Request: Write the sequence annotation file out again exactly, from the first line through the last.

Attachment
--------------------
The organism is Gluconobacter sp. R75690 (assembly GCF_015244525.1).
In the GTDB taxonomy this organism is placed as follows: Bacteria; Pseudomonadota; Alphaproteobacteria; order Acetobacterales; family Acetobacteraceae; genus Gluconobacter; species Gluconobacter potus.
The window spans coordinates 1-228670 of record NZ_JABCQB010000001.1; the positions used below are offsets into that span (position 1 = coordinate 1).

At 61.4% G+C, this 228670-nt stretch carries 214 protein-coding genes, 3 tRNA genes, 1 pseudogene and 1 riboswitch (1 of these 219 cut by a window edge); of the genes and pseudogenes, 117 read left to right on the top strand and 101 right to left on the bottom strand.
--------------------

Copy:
The organism is Gluconobacter sp. R75690 (assembly GCF_015244525.1).
In the GTDB taxonomy this organism is placed as follows: Bacteria; Pseudomonadota; Alphaproteobacteria; order Acetobacterales; family Acetobacteraceae; genus Gluconobacter; species Gluconobacter potus.
The window spans coordinates 1-228670 of record NZ_JABCQB010000001.1; the positions used below are offsets into that span (position 1 = coordinate 1).

At 61.4% G+C, this 228670-nt stretch carries 214 protein-coding genes, 3 tRNA genes, 1 pseudogene and 1 riboswitch (1 of these 219 cut by a window edge); of the genes and pseudogenes, 117 read left to right on the top strand and 101 right to left on the bottom strand.